After the previous episode, which was a lot more transitional, I was surprised by how much happened in this installment. I figured it would be a little while, at least an episode or two, before Bellick became a direct problem, but the rapid pacing of the first season is beginning to creep back in. I was also surprised at how quickly the plot turned on Abruzzi. I’m a little disappointed, because I really liked the character and wanted him to come back into the spotlight later down the road.
Still, this was a strong manner in which to explore Mahone’s weaknesses. As expected, while he shares a lot of Michael’s attention to detail and chess-player thinking, he has serious psychological issues of his own. He may be addicted to something, which would be an interesting source of pressure if it became a central plot point (as I expect it will). Wouldn’t it be interesting if Mahone’s issues left him with limited resources as the season marches on?
The writers were somewhat obvious with the misdirection between Abruzzi and Tweener, in terms of who would be the first one in the crosshairs, but I wonder if that was intentional. Because that subplot was easy to decipher, the questions about Nika were harder to answer. Her constant shift from friend to foe was well played, and as with Bellick, her sexuality was used as a distraction.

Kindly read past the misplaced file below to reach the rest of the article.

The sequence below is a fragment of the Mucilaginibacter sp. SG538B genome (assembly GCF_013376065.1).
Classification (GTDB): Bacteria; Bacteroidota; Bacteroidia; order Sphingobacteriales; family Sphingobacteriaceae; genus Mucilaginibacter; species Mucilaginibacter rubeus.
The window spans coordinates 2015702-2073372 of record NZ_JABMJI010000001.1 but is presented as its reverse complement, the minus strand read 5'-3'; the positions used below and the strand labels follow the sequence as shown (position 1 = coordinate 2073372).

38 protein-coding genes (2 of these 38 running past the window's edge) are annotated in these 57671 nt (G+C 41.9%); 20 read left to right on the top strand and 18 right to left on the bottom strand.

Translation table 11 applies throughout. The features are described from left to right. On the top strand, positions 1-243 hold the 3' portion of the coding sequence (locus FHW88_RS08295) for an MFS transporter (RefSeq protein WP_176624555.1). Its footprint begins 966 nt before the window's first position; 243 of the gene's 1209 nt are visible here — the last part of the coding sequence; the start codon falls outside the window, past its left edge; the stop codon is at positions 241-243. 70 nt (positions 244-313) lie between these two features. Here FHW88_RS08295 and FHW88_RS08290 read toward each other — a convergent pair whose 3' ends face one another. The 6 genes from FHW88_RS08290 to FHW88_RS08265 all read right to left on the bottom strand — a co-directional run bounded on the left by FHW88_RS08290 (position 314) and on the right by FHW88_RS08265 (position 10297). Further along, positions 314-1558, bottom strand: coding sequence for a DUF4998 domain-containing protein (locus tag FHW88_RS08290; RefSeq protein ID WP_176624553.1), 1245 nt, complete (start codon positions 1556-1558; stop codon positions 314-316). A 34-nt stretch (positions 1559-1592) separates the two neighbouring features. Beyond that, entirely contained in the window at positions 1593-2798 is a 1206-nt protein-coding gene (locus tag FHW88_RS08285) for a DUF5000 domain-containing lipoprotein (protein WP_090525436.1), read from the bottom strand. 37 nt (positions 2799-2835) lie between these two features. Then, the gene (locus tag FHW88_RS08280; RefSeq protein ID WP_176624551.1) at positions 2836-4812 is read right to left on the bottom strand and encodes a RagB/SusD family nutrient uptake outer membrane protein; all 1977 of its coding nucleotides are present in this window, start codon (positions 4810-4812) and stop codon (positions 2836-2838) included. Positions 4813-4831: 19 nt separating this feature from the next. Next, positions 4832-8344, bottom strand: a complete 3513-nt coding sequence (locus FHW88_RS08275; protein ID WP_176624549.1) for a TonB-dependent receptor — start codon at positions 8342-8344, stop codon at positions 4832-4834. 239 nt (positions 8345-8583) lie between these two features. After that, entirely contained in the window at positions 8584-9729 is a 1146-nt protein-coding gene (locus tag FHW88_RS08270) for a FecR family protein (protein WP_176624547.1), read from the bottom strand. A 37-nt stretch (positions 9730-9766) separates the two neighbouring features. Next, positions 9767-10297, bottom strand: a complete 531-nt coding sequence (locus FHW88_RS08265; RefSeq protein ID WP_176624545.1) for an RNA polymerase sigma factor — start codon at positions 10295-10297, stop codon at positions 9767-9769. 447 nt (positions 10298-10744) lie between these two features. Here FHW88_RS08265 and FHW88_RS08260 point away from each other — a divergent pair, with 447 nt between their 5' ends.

Nika’s allegiance is central to the main plot, and because that element worked so well, there was a constant tension. Sometimes her betrayals were a bit too easy to guess, but it left the audience wondering how far she would go. I saw the trick with the clip in Lincoln’s pocket a mile away, but it was still fun. It’s hard to blame Nika for doing what everyone else on the show is doing: looking after her own self-interest. (That, and I happen to like Holly Valance quite a bit!)
This episode did pin down one of the more important elements, however, by making it clear that Michael did have feelings for Sara and that he has every intention of making things right. His expression, upon learning about Sara’s overdose and legal troubles, spoke volumes. This could be a quick assurance that Sara’s connection to the conspiracy will not drag her character down too far.
I also like this because Michael is just beginning to realize what he has done in the name of freeing his brother. Sara has suffered and will continue to suffer because of him, and every time T-Bag kills or molests, that’s also a cross Michael will have to bear. A lot of people are going to get hurt because of Michael, and given his characterization in the first season, that could easily compel him to hunt down his fellow fugitives, despite the danger to his own future. When the plot twists and complications are based on character psychology and continuity, it makes it all worth the effort.
(As a sidenote: I also have a podcast associated with my various reviews called “Dispatches from Tuzenor”. Current episodes cover the “Prison Break”, so it might be something of interest. Go to http://entil2001.libsyn.com if you want to listen!)
Final Rating: 8/10